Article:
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Local Beer Arrives

April 19, 2016

Beer is one of those things I won’t be able to enjoy next week. Passover is coming, and you’ll hear endless complaining on the subject in due time. But while I’m still able to drink delicious fermented barley beverages, let’s talk a little bit about the suds.

Yes, I know it’s only Tuesday, but this has as much to do with farming as drinking. I promise. And not only that, but it also has to do with the future of a burgeoning New York State industry. So perhaps you can indulge me just a little.

Especially since today I’m going to making some broad assumptions and speak on a topic I know precious little about. That said, I think my read of the current situation is on target. So New York State now has farm breweries. Right? And that’s good. Kind of. But it’s also a little bit misleading.

It was only recently that I first encountered someone from a farm brewery. So my first question was, “Where’s your farm?” And that’s when I was told that there was no farm. The deal with the farm brewery license is that brewers need to buy a fraction of their ingredients from New York farms.

And that’s great. Truly great. Anything that encourages the production and profits of New York farmland is absolutely fantastic. The farmers always get screwed. Farmland is important. And farming must be profitable.

It was a similar set of goals which drove the farm distilling licenses. However, what’s interesting is that the distilleries which operate under the New York farm distillery law don’t go around calling themselves “Farm Distilleries” to consumers. So this is a marketing conundrum that I’m laying at the feet of a few breweries. Shame on them for farm-washing.

But there are a few other unexpected consequences of the farm brewery law.

Let’s put aside the whole notion of two-row vs. six-row barley and the lack of malt houses in New York. That’s geeky beer stuff, and it’s really a nonissue. Two-row barley is the kind that’s preferred by brewers. And you can absolutely grow it here. Yes, it’s riskier. But it grows, dammit. And malt houses, even large ones, are opening up to fill the demand. That’s the good news.

What I’m most concerned about are hops, especially when I look at what happened to the New York wine industry. Yep. Here I go again comparing beer to wine.

Growers have a tendency to chase profits, and it’s hard to blame them. If consumers are drinking a shit ton of merlot, and wine makers are looking for as much merlot juice as they can ferment, it’s probably a good bet to plant merlot. The problem is that most of New York is an awful climate to grow merlot.

New York’s wine industry is finally coming into its own on the back of those far less popular Germanic grapes that grow so well in our climate. But it’s taken decades to overcome the perception that New York makes crappy wine. While we do have a growing number of wineries that make really good stuff, there are plenty who still shil swill. Really, many of our wineries should be brandy distilleries, but that’s an entirely separate post.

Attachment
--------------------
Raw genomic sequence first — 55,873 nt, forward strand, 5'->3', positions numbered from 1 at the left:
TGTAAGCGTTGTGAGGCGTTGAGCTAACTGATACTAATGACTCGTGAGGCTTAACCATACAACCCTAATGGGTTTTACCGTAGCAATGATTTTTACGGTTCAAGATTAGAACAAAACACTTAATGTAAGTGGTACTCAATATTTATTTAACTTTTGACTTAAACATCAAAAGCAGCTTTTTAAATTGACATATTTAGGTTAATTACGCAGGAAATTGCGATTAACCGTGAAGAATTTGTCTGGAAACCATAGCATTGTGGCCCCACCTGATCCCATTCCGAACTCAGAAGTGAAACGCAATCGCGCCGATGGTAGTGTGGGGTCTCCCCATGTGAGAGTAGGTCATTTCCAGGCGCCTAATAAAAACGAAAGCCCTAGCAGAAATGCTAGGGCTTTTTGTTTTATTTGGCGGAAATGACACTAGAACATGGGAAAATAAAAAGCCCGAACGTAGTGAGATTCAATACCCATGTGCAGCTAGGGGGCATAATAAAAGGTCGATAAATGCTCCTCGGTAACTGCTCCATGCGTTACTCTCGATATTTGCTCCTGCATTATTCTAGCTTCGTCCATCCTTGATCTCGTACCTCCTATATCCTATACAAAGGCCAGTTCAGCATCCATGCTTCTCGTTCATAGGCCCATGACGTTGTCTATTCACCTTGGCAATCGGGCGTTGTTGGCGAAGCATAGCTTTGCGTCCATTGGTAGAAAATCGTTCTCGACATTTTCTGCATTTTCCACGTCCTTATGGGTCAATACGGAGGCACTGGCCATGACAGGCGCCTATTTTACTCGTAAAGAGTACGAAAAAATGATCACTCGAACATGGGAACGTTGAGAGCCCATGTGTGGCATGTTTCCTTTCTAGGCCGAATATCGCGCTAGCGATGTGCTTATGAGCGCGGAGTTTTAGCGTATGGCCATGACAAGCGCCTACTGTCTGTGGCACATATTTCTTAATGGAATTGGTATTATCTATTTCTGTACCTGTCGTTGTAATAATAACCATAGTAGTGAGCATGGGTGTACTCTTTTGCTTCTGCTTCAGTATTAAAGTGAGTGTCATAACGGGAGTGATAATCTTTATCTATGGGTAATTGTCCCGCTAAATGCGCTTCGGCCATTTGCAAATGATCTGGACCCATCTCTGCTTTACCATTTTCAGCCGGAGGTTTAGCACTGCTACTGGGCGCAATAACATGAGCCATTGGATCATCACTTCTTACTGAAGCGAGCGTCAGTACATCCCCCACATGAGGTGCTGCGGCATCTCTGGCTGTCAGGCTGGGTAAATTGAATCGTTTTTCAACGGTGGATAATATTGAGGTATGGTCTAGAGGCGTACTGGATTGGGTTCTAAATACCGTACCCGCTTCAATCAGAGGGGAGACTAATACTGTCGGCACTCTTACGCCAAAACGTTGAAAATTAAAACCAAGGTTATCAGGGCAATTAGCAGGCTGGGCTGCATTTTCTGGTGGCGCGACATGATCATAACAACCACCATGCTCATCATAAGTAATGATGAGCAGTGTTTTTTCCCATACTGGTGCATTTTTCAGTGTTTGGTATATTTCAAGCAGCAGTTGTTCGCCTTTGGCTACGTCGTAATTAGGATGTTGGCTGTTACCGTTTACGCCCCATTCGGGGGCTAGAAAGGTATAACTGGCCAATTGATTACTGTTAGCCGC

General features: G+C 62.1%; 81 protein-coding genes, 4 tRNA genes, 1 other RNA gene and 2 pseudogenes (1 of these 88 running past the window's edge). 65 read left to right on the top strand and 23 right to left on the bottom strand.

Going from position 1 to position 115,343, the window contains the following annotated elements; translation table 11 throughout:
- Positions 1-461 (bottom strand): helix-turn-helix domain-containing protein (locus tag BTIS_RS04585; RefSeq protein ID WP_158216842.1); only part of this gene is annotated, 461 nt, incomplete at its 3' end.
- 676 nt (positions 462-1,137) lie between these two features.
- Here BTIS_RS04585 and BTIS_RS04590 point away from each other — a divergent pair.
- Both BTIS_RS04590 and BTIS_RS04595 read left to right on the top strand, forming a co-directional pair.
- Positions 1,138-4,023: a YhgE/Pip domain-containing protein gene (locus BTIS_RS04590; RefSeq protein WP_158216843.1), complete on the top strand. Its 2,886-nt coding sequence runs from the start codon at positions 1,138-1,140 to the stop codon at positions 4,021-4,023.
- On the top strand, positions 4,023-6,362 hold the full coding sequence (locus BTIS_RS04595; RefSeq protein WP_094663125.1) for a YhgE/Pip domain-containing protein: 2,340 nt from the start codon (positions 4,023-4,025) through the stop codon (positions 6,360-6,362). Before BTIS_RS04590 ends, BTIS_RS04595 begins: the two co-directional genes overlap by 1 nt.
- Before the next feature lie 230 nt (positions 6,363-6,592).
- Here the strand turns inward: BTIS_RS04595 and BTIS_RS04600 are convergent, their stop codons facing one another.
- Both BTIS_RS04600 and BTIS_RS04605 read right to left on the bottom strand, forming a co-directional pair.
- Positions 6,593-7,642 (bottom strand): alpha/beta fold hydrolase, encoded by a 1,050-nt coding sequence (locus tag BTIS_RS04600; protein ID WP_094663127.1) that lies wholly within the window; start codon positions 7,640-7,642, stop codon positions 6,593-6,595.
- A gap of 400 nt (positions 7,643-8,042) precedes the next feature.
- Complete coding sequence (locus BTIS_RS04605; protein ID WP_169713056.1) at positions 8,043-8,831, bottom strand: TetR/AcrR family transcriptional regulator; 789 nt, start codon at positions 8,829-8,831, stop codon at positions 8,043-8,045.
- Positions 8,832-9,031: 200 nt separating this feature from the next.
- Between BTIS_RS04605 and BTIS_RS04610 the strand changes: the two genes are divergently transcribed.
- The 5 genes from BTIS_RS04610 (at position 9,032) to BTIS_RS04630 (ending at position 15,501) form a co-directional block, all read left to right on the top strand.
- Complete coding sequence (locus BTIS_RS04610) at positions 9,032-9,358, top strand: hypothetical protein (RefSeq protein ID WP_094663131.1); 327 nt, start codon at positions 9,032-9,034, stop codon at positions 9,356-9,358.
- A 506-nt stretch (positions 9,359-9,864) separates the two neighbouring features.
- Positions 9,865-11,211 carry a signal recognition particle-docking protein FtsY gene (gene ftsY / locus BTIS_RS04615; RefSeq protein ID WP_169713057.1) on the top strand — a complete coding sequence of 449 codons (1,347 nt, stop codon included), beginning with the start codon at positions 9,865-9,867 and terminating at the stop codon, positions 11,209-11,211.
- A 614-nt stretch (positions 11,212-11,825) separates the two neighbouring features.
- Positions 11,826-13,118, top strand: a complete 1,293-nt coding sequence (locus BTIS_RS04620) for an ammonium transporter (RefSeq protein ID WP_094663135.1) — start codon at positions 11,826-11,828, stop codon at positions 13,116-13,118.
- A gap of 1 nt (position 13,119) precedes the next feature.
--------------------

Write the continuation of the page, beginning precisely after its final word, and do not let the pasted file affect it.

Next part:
So back to beer. You know what hops are popular these days and bringing in the big bucks? A lot of West Coast varietals. So guess what local farms are planting?

I tell you what they aren’t planting. It’s those Germanic hops with impossible to pronounce names. Consumers aren’t demanding them. So brewers aren’t asking for them.

But there are two kinds of markets. Push and pull. Producers have a choice.

They can either keep trying to chase the tail of consumer demand, and most of them are. You can tell, based on how much juicy, tropical fruit, and grapefruit-flavored liquid is on the market these days. Whether it’s IPAs, DIPAs, or APAs, there is such a uniformity of flavor it’s almost infuriating.

Alternatively, producers can make something truly special and push that out into the marketplace. And really, that’s what I would love to see. And part of me feels like that should be the purpose of the New York farm brewery law – the birth of great New York beer.

Someone recently told me that beer didn’t have terroir. That’s a fancy French word that loosely translates into “a taste of place.” And it’s hard to argue against that position. We’ve got an incredible international marketplace of malts and hops, so brewers can use the best of the best from all over the world.

But that’s a modern phenomenon. Before international trade, brewers relied on local ingredients.

There is no reason why beer can’t have terroir. And today with more breweries than we’ve ever had in America, I’d love to see more regional differences in the character of beer. When you start making beer from the wild yeast around the brewery, with the varieties of hops that grow best in your climate, and using malted grains from within a day’s drive, you’re going to end up with a beer that has a flavor profile unique to its geography.

What I don’t know is if it will be any good. Presumably, some places will be able to grow better beer than others. And that’s okay. Our climate in upstate New York might be better suited for Germanic lagers. The West Coast might be best for IPAs.

What I do know is that Indian Ladder Farmstead Brewery and Cidery is opening up its tap room at the farm on May 1. And they are making beer using their grains and their hops. And instead of just faking its way through the process, the farm collaborated with Three’s Brewing in Brooklyn.

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I got to try a taste of The Dan Driscoll at Hudson Valley Hops this past weekend, and really really enjoyed it. This is the New York farm brewery that I’ve been waiting for, and I can’t wait to taste what they come up with next.

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